Nintedanib Slows Idiopathic Pulmonary Fibrosis Progression

Jim Kling

May 27, 2014

SAN DIEGO — Nintedanib slows the progression of idiopathic pulmonary fibrosis by reducing the rate of decline in forced vital capacity, according to 2 replicate phase 3 trials.

"We know that tyrosine kinases, in particular fibroblast growth factor and vascular endothelial growth factor [which nintedanib inhibits], are involved in the mechanism of disease. It has been a logical step to target tyrosine kinases to see if this leads to a reduction in the progression of disease," said Luca Richeldi, MD, professor of respiratory medicine at the University of Southampton in the United Kingdom.

It is estimated that 5000 patients in the United Kingdom are diagnosed with idiopathic pulmonary fibrosis each year, and the prognosis is poor. With about a 30% 5-year survival, it is likely to kill more people than breast cancer, Dr. Richeldi told Medscape Medical News.

The results of both trials were presented here at the American Thoracic Society 2014 International Conference and published online simultaneously in the New England Journal of Medicine.


Dr. Richeldi and colleagues conducted 2 randomized, double-blind, placebo-controlled, parallel-group phase 3 trials of nintedanib at 205 sites in 24 countries (INPULSIS-1 and INPULSIS-2).

The primary outcome was the annual rate of change in forced vital capacity over 52 weeks. Secondary outcomes included time to the first acute exacerbation and change in St. George's Respiratory Questionnaire (SGRQ) score over 52 weeks.

The 513 INPULSIS-1 and 513 INPULSIS-2 patients with idiopathic pulmonary fibrosis were randomized to nintedanib 150 mg twice daily or placebo.

The reduction in forced vital capacity was lower in the nintedanib group than in the placebo group in INPULSIS-1 (114.7 vs 239.9 mL; P < .001) and INPULSIS-2 (113.6 vs 207.3 mL; P < .001).

The difference between nintedanib and placebo in time to first acute exacerbation was significant only in INPULSIS-2 (hazard ratio, 0.38; 95% confidence interval, 0.19 - 0.77; P = .005).

This discrepancy is likely related to the fact that exacerbations are rare in idiopathic pulmonary fibrosis, so the trials were underpowered to detect it, say the researchers.

Similarly, the difference between nintedanib and placebo in mean change in SGRQ score from baseline, suggesting less deterioration in quality of life, was significant only in INPULSIS-2 (2.80 vs 5.48 points; P = .02).

With the positive results recently reported for the antifibrotic pirfenidone, "we are entering an era when we might have more than 1 option for the disease, which is quite good," said Dr. Richeldi.

Nintedanib and pirfenidone have different safety profiles and have been tested in somewhat different patient populations. "I think it will be for the companies and the community to try to find the best of use of each drug," he said.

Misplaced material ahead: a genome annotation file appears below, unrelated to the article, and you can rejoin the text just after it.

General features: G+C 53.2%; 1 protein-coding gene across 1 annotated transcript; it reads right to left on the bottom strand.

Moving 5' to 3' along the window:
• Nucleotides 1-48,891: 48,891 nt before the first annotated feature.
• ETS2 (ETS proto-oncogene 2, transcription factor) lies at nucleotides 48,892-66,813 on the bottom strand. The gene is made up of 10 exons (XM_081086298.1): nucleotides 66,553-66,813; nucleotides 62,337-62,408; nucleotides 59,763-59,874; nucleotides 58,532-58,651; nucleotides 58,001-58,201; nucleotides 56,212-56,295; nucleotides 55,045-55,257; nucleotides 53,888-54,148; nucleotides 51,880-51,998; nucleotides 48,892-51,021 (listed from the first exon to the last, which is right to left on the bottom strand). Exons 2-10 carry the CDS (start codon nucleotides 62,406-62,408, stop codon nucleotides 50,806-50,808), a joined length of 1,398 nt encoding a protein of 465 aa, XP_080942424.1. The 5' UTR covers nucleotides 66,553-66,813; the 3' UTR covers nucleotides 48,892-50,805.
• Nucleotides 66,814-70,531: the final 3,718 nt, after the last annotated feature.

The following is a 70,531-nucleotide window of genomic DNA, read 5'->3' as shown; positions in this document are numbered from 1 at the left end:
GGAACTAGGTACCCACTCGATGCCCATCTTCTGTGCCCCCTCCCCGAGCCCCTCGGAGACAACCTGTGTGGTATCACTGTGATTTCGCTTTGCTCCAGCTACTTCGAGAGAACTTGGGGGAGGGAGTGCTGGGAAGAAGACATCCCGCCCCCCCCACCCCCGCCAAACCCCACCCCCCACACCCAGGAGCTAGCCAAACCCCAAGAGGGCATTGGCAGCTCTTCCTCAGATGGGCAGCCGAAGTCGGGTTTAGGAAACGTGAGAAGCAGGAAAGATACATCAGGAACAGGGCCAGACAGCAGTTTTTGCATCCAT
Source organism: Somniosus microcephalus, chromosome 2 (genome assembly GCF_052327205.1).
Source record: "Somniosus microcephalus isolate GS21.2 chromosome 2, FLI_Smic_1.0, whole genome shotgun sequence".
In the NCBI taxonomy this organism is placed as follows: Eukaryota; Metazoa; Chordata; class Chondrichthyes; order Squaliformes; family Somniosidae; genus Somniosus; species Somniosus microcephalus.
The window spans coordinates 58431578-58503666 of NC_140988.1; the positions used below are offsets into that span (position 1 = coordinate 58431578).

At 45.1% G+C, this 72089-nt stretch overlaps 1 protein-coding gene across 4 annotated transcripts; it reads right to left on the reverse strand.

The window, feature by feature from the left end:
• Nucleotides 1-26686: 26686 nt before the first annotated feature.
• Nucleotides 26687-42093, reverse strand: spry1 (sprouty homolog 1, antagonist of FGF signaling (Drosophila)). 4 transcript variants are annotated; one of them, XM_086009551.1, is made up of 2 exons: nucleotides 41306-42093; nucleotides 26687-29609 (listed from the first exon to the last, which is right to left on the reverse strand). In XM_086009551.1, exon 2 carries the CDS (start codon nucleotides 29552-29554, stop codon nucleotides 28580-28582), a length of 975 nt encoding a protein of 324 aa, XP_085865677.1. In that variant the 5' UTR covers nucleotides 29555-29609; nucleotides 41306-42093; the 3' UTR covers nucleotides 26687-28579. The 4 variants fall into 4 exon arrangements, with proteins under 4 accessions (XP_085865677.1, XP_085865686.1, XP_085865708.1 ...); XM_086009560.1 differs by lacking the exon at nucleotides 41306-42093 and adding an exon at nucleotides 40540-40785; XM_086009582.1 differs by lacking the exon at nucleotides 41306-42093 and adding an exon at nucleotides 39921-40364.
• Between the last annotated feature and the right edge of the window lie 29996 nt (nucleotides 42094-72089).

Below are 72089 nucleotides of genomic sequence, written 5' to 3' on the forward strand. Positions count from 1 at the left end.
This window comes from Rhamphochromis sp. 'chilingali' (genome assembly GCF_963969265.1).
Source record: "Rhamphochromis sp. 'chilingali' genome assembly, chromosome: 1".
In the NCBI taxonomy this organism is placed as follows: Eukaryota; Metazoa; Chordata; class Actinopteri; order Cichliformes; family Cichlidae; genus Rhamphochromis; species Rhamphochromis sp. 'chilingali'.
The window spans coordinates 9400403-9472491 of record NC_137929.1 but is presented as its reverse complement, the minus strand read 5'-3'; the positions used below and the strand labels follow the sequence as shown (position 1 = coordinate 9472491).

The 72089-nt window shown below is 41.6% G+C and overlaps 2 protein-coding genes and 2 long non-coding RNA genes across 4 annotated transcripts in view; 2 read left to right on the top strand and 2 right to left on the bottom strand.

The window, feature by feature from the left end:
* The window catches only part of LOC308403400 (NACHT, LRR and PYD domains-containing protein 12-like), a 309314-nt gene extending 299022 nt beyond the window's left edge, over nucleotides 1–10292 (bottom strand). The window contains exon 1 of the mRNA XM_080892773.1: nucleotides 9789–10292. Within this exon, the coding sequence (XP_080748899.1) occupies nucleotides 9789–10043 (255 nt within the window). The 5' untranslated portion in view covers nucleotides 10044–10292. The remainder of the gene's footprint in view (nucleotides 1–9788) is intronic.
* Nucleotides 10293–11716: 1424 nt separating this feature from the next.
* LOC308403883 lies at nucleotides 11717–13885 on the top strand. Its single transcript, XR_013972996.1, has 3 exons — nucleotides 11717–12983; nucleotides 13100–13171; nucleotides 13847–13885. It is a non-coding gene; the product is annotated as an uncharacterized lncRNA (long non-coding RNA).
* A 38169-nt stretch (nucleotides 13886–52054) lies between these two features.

The next challenge is to find patients earlier in the course of their disease. This can be tricky because idiopathic pulmonary fibrosis can be difficult to distinguish from chronic obstructive pulmonary disease. Generally, high-resolution CT scans are required to diagnose the disease, Dr. Richeldi explained.

INPULSIS-1 and INPULSIS-2 hit their primary end points, but were a little inconsistent in their secondary end points. "That's not unusual in studies of idiopathic pulmonary fibrosis," said Fernando Martinez, MD, executive vice chair of medicine at the Weill Cornell Medical College in New York City.

He noted that the trials showed some tolerability issues. "There's clearly good and there's clearly caution, but I think it is a really good step forward. This was a good meeting for idiopathic pulmonary fibrosis patients," Dr. Fernandez told Medscape Medical News.

The fact that patients didn't necessarily perceive an improvement in quality of life, as evidenced by the SGRQ scores, could be a drawback to a drug that can have significant adverse effects, he added.

"Patients will have to provide the most important insight," said Dr. Fernandez. They will need to express "exactly what they want and how they want to achieve it. But having options with at least some beneficial effect is a major advantage."

The study was funded by Boehringer-Ingelheim. Dr. Richeldi is part of the steering committee for the drug development program. Dr. Fernandez has consulted with Boehringer-Ingelheim for its COPD program.

American Thoracic Society (ATS) 2014 International Conference. Presented May 20, 2014.


Comments on Medscape are moderated and should be professional in tone and on topic. You must declare any conflicts of interest related to your comments and responses. Please see our Commenting Guide for further information. We reserve the right to remove posts at our sole discretion.